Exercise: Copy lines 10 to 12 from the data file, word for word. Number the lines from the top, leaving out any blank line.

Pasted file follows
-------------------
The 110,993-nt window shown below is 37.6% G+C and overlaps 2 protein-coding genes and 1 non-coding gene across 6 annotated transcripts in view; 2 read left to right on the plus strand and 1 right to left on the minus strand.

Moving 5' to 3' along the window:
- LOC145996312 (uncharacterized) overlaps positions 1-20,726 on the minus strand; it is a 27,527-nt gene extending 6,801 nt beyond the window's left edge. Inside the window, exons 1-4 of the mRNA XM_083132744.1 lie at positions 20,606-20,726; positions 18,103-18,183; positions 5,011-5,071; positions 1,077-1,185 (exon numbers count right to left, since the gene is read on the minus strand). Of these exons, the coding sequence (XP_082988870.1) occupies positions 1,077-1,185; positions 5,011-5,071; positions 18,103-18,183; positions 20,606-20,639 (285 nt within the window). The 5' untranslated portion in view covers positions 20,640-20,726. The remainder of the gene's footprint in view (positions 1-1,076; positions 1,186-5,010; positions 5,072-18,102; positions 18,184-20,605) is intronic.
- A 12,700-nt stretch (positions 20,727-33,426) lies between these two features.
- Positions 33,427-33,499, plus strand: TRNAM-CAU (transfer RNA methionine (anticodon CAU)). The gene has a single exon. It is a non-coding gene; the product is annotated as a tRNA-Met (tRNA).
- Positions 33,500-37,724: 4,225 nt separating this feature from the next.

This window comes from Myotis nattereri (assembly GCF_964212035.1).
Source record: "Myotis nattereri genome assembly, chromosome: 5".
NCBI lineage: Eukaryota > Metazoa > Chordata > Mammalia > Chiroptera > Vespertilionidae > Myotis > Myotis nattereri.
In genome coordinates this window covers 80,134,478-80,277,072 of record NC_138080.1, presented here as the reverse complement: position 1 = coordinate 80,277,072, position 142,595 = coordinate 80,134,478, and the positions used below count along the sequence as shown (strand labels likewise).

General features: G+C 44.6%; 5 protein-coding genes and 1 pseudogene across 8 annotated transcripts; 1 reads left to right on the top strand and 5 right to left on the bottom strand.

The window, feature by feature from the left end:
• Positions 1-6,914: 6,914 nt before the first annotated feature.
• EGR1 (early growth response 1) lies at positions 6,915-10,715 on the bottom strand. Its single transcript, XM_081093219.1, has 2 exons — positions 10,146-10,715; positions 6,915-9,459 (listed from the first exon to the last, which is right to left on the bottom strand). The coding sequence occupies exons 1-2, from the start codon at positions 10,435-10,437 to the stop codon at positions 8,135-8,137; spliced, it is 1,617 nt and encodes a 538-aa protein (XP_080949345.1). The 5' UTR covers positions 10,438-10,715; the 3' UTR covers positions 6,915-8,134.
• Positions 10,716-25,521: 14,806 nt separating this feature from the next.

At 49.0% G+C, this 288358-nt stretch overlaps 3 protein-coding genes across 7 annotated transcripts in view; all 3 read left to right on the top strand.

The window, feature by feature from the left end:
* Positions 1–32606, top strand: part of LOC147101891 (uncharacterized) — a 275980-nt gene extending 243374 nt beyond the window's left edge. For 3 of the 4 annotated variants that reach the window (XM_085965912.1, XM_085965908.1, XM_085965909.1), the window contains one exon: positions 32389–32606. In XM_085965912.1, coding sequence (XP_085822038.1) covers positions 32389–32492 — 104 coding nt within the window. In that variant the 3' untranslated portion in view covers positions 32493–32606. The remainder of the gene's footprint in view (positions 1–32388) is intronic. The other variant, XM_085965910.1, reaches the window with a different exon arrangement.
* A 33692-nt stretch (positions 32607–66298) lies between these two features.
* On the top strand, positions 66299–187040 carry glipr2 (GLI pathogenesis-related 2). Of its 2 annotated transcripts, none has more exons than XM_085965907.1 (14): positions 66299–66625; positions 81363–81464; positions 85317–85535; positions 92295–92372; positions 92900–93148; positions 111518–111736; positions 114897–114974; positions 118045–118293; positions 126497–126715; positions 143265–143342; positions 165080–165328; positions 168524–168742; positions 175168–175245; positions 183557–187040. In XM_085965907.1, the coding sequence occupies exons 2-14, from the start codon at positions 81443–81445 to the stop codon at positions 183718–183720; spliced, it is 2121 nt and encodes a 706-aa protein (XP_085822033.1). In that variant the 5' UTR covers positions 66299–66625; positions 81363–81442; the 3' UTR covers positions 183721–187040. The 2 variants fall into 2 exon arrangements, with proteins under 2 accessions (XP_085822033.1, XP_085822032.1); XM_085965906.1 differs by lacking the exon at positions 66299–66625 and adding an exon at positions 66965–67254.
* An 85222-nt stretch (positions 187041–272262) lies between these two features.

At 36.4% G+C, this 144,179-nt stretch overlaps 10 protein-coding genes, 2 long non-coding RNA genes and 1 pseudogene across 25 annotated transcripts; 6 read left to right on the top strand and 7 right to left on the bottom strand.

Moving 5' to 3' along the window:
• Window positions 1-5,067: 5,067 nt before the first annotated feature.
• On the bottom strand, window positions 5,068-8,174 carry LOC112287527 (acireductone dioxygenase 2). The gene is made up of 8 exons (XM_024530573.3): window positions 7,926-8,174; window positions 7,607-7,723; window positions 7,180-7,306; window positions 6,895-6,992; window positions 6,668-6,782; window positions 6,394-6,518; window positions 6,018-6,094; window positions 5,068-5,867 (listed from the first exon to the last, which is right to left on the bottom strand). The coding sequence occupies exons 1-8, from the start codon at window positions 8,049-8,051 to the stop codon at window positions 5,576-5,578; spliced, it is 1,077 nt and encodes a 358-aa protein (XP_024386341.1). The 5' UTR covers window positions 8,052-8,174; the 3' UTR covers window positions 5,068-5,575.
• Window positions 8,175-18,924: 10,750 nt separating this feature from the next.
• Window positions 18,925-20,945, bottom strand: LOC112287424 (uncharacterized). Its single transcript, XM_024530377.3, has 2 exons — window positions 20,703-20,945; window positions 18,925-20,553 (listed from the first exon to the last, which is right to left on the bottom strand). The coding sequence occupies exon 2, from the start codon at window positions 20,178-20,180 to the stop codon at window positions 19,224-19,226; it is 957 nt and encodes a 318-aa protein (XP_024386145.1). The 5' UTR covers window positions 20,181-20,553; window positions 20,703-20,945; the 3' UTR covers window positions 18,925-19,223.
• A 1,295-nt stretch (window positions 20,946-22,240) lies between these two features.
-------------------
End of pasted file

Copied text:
In genome coordinates this window covers 80,134,478-80,277,072 of record NC_138080.1, presented here as the reverse complement: position 1 = coordinate 80,277,072, position 142,595 = coordinate 80,134,478, and the positions used below count along the sequence as shown (strand labels likewise).

General features: G+C 44.6%; 5 protein-coding genes and 1 pseudogene across 8 annotated transcripts; 1 reads left to right on the top strand and 5 right to left on the bottom strand.

The window, feature by feature from the left end: